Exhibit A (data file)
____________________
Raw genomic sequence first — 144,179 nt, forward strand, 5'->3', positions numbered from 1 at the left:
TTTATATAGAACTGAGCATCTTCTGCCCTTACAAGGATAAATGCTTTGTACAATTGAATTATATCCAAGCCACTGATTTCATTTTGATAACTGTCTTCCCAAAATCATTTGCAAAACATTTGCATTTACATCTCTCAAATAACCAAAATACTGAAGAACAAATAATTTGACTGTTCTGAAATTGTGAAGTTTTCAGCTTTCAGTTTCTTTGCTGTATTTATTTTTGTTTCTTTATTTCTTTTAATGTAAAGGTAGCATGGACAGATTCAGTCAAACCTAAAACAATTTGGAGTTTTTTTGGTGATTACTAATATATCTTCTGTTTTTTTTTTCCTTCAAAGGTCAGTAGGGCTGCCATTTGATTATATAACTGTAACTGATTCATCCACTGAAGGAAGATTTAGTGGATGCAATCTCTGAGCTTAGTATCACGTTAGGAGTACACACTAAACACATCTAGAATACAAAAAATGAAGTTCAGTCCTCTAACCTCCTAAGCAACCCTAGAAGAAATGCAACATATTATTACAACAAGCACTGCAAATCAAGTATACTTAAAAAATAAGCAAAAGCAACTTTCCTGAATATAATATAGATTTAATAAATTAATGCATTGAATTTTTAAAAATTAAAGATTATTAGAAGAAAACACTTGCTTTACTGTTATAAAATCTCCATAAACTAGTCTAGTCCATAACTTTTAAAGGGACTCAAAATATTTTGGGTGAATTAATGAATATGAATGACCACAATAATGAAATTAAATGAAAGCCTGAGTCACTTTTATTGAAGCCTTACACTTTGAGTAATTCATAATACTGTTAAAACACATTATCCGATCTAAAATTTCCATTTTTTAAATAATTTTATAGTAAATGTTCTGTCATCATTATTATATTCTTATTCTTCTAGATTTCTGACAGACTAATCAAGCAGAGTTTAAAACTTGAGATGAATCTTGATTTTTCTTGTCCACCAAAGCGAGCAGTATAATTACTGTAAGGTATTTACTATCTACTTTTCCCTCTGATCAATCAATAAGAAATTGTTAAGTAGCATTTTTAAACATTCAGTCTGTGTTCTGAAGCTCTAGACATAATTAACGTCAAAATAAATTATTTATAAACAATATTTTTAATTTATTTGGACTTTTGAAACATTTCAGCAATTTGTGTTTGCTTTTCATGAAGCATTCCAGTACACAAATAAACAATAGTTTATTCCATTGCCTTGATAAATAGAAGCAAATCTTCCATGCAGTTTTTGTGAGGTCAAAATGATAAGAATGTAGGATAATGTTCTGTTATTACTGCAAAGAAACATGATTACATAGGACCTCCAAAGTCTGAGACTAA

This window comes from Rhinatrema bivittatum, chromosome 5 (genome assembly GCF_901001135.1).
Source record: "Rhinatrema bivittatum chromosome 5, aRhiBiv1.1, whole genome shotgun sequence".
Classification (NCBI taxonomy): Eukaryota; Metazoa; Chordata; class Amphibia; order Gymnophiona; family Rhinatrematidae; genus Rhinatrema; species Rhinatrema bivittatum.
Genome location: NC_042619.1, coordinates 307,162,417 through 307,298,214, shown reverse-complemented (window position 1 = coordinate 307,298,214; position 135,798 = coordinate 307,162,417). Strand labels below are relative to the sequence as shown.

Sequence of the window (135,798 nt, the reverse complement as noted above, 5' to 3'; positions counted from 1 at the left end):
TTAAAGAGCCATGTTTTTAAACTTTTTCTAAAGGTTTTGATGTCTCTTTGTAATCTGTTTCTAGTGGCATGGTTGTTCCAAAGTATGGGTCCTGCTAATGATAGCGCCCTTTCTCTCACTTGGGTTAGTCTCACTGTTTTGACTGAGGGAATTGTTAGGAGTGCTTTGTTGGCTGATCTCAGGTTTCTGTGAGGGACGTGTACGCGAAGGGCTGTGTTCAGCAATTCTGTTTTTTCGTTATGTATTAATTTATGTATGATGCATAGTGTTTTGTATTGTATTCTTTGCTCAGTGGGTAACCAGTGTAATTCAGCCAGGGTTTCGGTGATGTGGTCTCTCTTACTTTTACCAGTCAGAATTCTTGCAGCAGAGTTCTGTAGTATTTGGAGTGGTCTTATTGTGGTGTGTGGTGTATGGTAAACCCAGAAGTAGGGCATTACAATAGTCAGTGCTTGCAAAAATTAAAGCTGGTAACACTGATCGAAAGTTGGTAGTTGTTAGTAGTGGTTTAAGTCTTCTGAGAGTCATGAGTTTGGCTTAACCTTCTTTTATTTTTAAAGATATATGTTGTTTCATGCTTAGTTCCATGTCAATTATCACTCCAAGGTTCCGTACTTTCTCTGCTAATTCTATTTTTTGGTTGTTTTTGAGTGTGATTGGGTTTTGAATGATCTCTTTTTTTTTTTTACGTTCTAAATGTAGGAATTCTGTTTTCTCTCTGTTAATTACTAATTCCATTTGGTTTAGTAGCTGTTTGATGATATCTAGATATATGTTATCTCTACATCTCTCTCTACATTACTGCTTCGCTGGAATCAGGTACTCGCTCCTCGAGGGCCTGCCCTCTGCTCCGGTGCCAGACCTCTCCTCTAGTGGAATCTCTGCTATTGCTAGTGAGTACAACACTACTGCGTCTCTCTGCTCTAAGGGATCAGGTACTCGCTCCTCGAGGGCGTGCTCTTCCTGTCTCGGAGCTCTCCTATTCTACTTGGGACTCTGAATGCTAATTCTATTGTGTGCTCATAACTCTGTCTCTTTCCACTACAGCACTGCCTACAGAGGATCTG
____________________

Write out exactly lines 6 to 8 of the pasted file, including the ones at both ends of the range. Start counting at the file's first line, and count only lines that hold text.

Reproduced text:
Genome location: NC_042619.1, coordinates 307,162,417 through 307,298,214, shown reverse-complemented (window position 1 = coordinate 307,298,214; position 135,798 = coordinate 307,162,417). Strand labels below are relative to the sequence as shown.

Sequence of the window (135,798 nt, the reverse complement as noted above, 5' to 3'; positions counted from 1 at the left end):
TTAAAGAGCCATGTTTTTAAACTTTTTCTAAAGGTTTTGATGTCTCTTTGTAATCTGTTTCTAGTGGCATGGTTGTTCCAAAGTATGGGTCCTGCTAATGATAGCGCCCTTTCTCTCACTTGGGTTAGTCTCACTGTTTTGACTGAGGGAATTGTTAGGAGTGCTTTGTTGGCTGATCTCAGGTTTCTGTGAGGGACGTGTACGCGAAGGGCTGTGTTCAGCAATTCTGTTTTTTCGTTATGTATTAATTTATGTATGATGCATAGTGTTTTGTATTGTATTCTTTGCTCAGTGGGTAACCAGTGTAATTCAGCCAGGGTTTCGGTGATGTGGTCTCTCTTACTTTTACCAGTCAGAATTCTTGCAGCAGAGTTCTGTAGTATTTGGAGTGGTCTTATTGTGGTGTGTGGTGTATGGTAAACCCAGAAGTAGGGCATTACAATAGTCAGTGCTTGCAAAAATTAAAGCTGGTAACACTGATCGAAAGTTGGTAGTTGTTAGTAGTGGTTTAAGTCTTCTGAGAGTCATGAGTTTGGCTTAACCTTCTTTTATTTTTAAAGATATATGTTGTTTCATGCTTAGTTCCATGTCAATTATCACTCCAAGGTTCCGTACTTTCTCTGCTAATTCTATTTTTTGGTTGTTTTTGAGTGTGATTGGGTTTTGAATGATCTCTTTTTTTTTTTTACGTTCTAAATGTAGGAATTCTGTTTTCTCTCTGTTAATTACTAATTCCATTTGGTTTAGTAGCTGTTTGATGATATCTAGATATATGTTATCTCTACATCTCTCTCTACATTACTGCTTCGCTGGAATCAGGTACTCGCTCCTCGAGGGCCTGCCCTCTGCTCCGGTGCCAGACCTCTCCTCTAGTGGAATCTCTGCTATTGCTAGTGAGTACAACACTACTGCGTCTCTCTGCTCTAAGGGATCAGGTACTCGCTCCTCGAGGGCGTGCTCTTCCTGTCTCGGAGCTCTCCTATTCTACTTGGGACTCTGAATGCTAATTCTATTGTGTGCTCATAACTCTGTCTCTTTCCACTACAGCACTGCCTACAGAGGATCTG